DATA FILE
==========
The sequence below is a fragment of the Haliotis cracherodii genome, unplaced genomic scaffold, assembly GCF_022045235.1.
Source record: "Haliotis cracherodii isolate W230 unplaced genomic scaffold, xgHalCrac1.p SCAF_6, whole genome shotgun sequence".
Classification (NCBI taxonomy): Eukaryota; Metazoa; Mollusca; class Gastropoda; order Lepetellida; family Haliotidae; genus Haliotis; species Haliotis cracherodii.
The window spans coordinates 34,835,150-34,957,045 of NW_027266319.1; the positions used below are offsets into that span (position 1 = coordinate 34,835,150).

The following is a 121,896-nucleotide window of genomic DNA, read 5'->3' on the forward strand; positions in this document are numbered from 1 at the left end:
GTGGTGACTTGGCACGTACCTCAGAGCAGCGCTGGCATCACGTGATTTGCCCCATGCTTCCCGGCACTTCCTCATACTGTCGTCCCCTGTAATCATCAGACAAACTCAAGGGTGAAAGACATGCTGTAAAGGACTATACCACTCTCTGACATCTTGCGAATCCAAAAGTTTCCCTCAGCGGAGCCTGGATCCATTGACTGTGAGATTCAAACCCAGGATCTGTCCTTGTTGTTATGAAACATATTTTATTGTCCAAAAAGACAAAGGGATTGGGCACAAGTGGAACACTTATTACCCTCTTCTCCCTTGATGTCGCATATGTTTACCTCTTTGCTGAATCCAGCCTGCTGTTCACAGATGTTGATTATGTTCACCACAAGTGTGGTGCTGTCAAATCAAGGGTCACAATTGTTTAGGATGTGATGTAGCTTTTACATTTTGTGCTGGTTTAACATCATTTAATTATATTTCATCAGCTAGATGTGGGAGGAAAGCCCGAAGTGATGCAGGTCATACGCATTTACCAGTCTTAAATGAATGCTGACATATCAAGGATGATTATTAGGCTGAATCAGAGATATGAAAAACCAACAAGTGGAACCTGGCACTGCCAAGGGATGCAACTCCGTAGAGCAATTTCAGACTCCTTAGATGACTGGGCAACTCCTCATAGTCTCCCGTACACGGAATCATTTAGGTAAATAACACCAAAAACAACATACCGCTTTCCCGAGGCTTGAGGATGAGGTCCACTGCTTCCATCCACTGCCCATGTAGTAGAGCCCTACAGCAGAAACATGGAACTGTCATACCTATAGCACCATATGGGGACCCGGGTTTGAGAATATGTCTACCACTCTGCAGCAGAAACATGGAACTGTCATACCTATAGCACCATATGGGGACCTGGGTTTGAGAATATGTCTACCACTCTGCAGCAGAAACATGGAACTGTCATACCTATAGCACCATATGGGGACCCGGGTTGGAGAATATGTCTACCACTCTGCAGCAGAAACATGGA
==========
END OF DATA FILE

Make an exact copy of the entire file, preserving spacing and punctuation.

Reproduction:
The sequence below is a fragment of the Haliotis cracherodii genome, unplaced genomic scaffold, assembly GCF_022045235.1.
Source record: "Haliotis cracherodii isolate W230 unplaced genomic scaffold, xgHalCrac1.p SCAF_6, whole genome shotgun sequence".
Classification (NCBI taxonomy): Eukaryota; Metazoa; Mollusca; class Gastropoda; order Lepetellida; family Haliotidae; genus Haliotis; species Haliotis cracherodii.
The window spans coordinates 34,835,150-34,957,045 of NW_027266319.1; the positions used below are offsets into that span (position 1 = coordinate 34,835,150).

The following is a 121,896-nucleotide window of genomic DNA, read 5'->3' on the forward strand; positions in this document are numbered from 1 at the left end:
GTGGTGACTTGGCACGTACCTCAGAGCAGCGCTGGCATCACGTGATTTGCCCCATGCTTCCCGGCACTTCCTCATACTGTCGTCCCCTGTAATCATCAGACAAACTCAAGGGTGAAAGACATGCTGTAAAGGACTATACCACTCTCTGACATCTTGCGAATCCAAAAGTTTCCCTCAGCGGAGCCTGGATCCATTGACTGTGAGATTCAAACCCAGGATCTGTCCTTGTTGTTATGAAACATATTTTATTGTCCAAAAAGACAAAGGGATTGGGCACAAGTGGAACACTTATTACCCTCTTCTCCCTTGATGTCGCATATGTTTACCTCTTTGCTGAATCCAGCCTGCTGTTCACAGATGTTGATTATGTTCACCACAAGTGTGGTGCTGTCAAATCAAGGGTCACAATTGTTTAGGATGTGATGTAGCTTTTACATTTTGTGCTGGTTTAACATCATTTAATTATATTTCATCAGCTAGATGTGGGAGGAAAGCCCGAAGTGATGCAGGTCATACGCATTTACCAGTCTTAAATGAATGCTGACATATCAAGGATGATTATTAGGCTGAATCAGAGATATGAAAAACCAACAAGTGGAACCTGGCACTGCCAAGGGATGCAACTCCGTAGAGCAATTTCAGACTCCTTAGATGACTGGGCAACTCCTCATAGTCTCCCGTACACGGAATCATTTAGGTAAATAACACCAAAAACAACATACCGCTTTCCCGAGGCTTGAGGATGAGGTCCACTGCTTCCATCCACTGCCCATGTAGTAGAGCCCTACAGCAGAAACATGGAACTGTCATACCTATAGCACCATATGGGGACCCGGGTTTGAGAATATGTCTACCACTCTGCAGCAGAAACATGGAACTGTCATACCTATAGCACCATATGGGGACCTGGGTTTGAGAATATGTCTACCACTCTGCAGCAGAAACATGGAACTGTCATACCTATAGCACCATATGGGGACCCGGGTTGGAGAATATGTCTACCACTCTGCAGCAGAAACATGGA